Dobson's Mill Burgh le Marsh
Posted by: Groundspeak Premium Member V70PDB
N 53° 09.638 E 000° 14.863
31U E 315999 N 5893677
Quick Description: A working Mill in Burgh-le-marsh Lincolnshire
Location: United Kingdom
Date Posted: 5/11/2007 10:33:13 AM
Waymark Code: WM1HE7
Published By: Groundspeak Premium Member montythemule
Views: 81

Long Description:
The late Peter Dolmans writes in his book "Lincolnshire Windmills - a contemporary survey...

“One of the best preserved of the County's mills, this tower mill was built in 1813 by Oxley of Alford. It is shown on an Estate map of 1819 as having four sails. These are said to have been common sails operated from a stage but in my opinion it has always had patent sails. The stage is now missing but the filled-in putlog holes can be made out at second floor level, where the two door openings have been partly filled in and converted to windows. As the stage only relied on the putlogs for support it cannot have been wide enough to reef common sails from. I also believe it could have originally had five sails as it does at present, like Alford mill which was also erected in 1813 by Oxley. Unlike Alford mill however this mill has 'left-handed' sails, that is they rotate clockwise when viewed from the front. It worked by wind, assisted by an oil engine latterly, until 1964 when Edwin Dobson gave up the business.. In 1974 Lincolnshire County Council took over and in 1984 it was set to work again, staffed by volunteer millers on special open days.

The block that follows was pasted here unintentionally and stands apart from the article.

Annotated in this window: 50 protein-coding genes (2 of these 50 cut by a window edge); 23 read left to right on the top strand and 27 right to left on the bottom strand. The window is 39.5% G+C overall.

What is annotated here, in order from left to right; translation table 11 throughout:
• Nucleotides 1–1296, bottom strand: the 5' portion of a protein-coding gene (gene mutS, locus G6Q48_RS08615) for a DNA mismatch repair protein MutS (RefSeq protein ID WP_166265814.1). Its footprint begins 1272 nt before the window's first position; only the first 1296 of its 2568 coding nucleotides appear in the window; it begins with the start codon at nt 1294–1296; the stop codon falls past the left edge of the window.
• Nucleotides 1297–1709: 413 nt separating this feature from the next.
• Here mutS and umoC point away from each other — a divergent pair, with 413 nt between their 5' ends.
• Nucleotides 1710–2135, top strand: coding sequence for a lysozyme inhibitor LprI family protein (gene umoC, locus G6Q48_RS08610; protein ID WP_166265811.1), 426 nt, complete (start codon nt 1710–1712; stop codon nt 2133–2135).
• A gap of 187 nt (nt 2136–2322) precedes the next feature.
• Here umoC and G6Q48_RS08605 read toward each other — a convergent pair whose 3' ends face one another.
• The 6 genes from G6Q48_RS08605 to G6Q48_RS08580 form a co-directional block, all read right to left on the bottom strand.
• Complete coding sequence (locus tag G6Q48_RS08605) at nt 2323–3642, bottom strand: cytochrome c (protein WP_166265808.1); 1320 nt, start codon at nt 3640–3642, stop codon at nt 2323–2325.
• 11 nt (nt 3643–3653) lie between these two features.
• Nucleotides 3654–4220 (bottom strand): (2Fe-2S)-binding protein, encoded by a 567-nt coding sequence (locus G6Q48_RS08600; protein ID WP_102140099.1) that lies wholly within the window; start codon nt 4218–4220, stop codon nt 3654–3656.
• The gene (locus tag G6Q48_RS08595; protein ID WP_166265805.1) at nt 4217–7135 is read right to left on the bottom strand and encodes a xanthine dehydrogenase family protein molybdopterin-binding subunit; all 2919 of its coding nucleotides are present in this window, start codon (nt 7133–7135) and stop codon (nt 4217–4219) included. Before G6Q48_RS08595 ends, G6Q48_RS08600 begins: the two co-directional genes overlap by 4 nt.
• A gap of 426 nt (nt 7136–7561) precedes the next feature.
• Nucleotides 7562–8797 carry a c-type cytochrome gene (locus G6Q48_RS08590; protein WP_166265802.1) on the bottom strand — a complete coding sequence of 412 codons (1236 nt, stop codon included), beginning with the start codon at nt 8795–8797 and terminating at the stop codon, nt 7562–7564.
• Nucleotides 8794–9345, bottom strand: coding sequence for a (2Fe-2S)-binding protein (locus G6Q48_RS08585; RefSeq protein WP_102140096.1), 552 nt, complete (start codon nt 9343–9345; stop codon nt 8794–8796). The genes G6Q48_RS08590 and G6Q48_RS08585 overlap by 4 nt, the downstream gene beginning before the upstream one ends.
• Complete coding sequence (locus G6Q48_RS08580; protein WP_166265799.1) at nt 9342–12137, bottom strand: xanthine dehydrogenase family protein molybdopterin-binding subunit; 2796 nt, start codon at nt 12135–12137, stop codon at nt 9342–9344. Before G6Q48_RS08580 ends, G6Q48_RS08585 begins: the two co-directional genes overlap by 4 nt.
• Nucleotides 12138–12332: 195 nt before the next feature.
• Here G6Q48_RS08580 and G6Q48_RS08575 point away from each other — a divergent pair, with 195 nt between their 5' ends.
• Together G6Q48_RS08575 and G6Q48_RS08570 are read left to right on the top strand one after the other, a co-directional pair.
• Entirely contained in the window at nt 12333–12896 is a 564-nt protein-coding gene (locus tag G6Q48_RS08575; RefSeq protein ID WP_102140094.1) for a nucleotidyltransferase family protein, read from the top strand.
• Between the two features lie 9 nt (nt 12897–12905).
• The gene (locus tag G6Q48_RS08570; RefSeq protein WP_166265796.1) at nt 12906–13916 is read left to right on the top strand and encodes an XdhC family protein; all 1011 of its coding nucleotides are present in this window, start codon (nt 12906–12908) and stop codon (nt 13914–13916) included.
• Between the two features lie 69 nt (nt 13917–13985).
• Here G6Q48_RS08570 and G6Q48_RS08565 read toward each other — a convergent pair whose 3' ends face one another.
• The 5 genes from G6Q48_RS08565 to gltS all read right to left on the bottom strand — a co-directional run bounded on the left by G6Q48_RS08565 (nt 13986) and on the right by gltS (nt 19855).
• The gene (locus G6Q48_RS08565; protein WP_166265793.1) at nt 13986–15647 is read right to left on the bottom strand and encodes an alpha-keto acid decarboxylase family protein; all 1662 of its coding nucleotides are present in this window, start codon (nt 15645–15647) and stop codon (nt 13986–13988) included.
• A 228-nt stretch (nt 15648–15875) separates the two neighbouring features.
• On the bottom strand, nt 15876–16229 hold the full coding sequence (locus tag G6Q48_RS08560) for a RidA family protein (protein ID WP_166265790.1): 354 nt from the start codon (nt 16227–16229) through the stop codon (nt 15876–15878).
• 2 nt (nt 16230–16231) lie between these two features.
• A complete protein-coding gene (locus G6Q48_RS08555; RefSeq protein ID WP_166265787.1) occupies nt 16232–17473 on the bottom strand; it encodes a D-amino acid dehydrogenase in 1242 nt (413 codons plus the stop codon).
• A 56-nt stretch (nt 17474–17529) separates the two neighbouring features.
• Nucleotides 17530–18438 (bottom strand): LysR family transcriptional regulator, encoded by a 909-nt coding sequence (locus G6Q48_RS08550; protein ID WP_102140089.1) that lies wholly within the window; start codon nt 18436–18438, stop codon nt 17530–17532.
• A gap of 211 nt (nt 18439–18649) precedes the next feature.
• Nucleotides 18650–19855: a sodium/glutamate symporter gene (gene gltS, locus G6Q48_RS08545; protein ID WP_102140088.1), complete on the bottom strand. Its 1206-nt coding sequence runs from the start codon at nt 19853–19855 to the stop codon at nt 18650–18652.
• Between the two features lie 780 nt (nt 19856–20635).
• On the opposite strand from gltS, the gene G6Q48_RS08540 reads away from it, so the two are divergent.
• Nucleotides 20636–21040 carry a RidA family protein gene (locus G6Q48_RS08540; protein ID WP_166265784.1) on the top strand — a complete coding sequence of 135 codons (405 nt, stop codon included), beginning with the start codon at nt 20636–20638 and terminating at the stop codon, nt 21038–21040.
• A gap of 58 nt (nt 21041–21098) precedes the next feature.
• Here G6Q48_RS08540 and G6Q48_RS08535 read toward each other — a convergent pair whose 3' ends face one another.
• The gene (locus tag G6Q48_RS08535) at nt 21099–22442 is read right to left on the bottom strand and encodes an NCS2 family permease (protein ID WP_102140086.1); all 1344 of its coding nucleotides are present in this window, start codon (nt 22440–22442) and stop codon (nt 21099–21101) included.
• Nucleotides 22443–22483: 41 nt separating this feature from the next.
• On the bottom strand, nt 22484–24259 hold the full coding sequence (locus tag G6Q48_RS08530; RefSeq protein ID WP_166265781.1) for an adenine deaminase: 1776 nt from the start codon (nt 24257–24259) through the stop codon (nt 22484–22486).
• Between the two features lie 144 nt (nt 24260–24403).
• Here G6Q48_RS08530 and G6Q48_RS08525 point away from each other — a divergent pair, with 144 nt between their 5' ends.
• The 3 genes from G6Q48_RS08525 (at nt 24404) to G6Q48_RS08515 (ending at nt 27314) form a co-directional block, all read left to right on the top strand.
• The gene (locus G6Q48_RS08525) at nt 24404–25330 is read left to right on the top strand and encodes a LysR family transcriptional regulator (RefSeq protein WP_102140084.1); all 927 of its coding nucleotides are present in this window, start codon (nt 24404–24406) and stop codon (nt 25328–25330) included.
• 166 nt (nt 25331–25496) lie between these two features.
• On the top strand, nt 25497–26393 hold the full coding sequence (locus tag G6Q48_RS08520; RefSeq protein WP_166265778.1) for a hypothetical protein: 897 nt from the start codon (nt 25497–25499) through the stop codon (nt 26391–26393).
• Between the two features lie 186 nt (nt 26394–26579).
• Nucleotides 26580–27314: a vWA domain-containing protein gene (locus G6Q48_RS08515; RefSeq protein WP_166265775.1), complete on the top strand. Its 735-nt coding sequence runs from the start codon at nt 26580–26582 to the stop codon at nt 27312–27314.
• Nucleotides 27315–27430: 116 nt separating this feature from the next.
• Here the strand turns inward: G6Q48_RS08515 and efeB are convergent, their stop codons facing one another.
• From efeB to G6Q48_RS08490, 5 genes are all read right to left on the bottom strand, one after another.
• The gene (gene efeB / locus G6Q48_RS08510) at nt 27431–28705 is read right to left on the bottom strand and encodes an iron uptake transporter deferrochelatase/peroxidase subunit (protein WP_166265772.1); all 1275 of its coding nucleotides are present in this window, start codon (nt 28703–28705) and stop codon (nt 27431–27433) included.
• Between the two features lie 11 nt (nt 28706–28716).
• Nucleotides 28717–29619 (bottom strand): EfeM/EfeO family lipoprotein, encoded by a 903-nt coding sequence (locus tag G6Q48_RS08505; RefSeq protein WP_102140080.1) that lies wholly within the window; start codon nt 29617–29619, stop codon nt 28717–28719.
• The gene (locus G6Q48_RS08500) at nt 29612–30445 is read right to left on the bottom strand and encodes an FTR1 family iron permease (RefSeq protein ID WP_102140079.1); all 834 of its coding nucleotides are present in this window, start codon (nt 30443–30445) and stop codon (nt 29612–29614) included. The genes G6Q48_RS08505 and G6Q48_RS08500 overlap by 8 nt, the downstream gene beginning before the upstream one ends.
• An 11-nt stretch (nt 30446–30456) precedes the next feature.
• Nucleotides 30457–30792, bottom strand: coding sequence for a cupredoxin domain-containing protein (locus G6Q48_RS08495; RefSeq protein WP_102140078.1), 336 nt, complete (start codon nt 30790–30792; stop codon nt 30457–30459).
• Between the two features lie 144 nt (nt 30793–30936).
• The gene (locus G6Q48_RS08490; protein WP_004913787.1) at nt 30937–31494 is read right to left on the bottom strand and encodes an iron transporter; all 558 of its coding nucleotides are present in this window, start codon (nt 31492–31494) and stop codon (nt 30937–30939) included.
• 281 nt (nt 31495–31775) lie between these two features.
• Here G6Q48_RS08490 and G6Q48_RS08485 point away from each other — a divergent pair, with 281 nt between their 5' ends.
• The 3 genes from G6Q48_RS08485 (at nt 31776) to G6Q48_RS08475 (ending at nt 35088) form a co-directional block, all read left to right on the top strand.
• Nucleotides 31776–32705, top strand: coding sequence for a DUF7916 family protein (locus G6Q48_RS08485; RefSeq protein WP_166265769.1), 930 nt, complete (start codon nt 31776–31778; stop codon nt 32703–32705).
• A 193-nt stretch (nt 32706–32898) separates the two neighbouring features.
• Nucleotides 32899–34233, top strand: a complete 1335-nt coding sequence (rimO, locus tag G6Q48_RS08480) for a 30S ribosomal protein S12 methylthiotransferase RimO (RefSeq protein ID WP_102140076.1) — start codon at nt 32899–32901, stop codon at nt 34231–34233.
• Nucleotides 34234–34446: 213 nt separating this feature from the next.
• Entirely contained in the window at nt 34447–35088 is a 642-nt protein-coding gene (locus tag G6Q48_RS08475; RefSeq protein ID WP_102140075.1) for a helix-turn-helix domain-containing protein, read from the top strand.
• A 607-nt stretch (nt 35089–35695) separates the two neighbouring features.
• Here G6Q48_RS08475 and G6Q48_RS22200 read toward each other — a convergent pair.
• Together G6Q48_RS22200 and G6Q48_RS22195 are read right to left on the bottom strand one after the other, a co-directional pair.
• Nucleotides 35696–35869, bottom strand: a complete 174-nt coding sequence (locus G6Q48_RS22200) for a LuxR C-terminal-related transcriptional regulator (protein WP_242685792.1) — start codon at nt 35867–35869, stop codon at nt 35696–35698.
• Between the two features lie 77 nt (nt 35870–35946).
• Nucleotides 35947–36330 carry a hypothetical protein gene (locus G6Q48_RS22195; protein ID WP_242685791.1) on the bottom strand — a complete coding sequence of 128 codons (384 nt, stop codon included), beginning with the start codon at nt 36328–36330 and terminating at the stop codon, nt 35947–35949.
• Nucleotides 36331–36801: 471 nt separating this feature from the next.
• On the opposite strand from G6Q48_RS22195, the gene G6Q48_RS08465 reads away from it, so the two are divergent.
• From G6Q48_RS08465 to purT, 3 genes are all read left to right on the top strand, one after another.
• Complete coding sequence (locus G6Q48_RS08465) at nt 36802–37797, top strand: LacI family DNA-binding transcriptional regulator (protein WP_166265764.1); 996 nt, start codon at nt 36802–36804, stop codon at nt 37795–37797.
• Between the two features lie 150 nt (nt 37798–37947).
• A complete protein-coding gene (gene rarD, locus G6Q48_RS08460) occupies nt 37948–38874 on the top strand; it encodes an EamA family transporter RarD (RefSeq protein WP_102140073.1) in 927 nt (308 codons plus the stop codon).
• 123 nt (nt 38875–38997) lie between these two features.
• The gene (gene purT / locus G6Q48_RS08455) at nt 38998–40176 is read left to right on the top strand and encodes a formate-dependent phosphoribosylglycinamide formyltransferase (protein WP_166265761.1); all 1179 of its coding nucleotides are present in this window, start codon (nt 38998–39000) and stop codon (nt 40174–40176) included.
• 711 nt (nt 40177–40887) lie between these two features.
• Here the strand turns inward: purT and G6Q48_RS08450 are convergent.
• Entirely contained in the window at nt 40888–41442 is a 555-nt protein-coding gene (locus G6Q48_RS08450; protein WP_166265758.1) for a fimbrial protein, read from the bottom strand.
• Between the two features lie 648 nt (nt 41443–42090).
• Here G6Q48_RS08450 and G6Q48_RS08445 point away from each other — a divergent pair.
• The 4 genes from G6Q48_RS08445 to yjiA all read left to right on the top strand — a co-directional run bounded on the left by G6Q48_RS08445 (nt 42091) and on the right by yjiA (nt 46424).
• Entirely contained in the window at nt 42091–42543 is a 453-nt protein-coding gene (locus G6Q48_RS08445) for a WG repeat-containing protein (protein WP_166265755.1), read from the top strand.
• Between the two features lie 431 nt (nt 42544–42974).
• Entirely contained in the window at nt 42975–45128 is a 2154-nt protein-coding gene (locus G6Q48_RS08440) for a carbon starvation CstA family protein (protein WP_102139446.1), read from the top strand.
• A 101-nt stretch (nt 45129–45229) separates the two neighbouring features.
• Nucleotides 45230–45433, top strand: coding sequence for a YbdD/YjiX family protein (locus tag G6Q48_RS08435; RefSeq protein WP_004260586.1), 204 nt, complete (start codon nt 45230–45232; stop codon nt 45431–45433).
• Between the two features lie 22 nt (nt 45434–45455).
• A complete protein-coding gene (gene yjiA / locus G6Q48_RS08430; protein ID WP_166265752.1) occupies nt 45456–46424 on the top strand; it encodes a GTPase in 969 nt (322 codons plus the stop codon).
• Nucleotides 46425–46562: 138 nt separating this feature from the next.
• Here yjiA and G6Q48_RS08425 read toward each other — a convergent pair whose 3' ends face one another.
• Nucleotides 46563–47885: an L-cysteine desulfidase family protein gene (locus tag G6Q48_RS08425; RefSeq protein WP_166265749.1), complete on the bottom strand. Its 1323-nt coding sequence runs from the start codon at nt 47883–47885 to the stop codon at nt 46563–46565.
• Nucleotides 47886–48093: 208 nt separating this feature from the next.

The five patent sails drive through a composite brake wheel with iron hub, spokes and teeth and a wooden rim. The brake band is also of iron. The wallower is of iron with mortised wooden cogs, an unusual type in the County. The sackhoist is driven from the underside of the wallower and as is often found uses an endless chain which saves having to lower the chain after each sack is raised.

There are two bin floors, both divided up by partitions and the stones are on the second floor. The two pairs of greys and one pair of French are driven in the usual manner by an iron great spur wheel, mortice stone nuts and an iron upright shaft. A fourth 'nut' engages with the spur wheel and formerly took the drive from the auxiliary oil engine. By putting the wallower out of gear it was possible to then drive the 'wind' stones by engine if desired.

The first floor, in addition to containing the wind- mill tentering gear, governor and spouts, has a pair of grey stones directly underdriven from the engine by way of bevel gears. The ground floor contains more engine- driven machinery consisting of a Hunt Corn Crushing Mill (or roller mill), a mixer by Thompsons of Alford (for making up animal feeds) and an elevator for moving stock around when the wind-powered hoist is not in use. The Blackstone diesel engine from Addlethorpe mill is to be installed to replace the original which had been disposed of.”

Address:
46 High Street
Burgh le Marsh
Skegness
Lincolnshire
PE24 5JT

Contact:
Mr John W Clarke (The Custodian)
Hall Farm
Burgh le Marsh
Skegness
Lincolnshire
PE24 5AQ

Phone: 01522 522064 / 01754 766658
Alternative Phone: Mr Clarke 01754 810324
Fax: 01522 859344

Facilities: There is also a gallery which outlines the history of milling, a gift shop and a tea room.
Opening hours: Open May to October Sundays only 2pm to 5pm. Please telephone Mr Clarke to check additional opening times.

Admission prices: Free admission

Information for people with disabilities:
Access poor. Videos and stills for disabled

Date of Manufacture: 01/01/1813

Purpose: Milling

Open to the public: yes

Is This Windmill Functional?: Yes!

Museum on Site: yes

Windmill Farm: Not Listed

Cost: Not Listed

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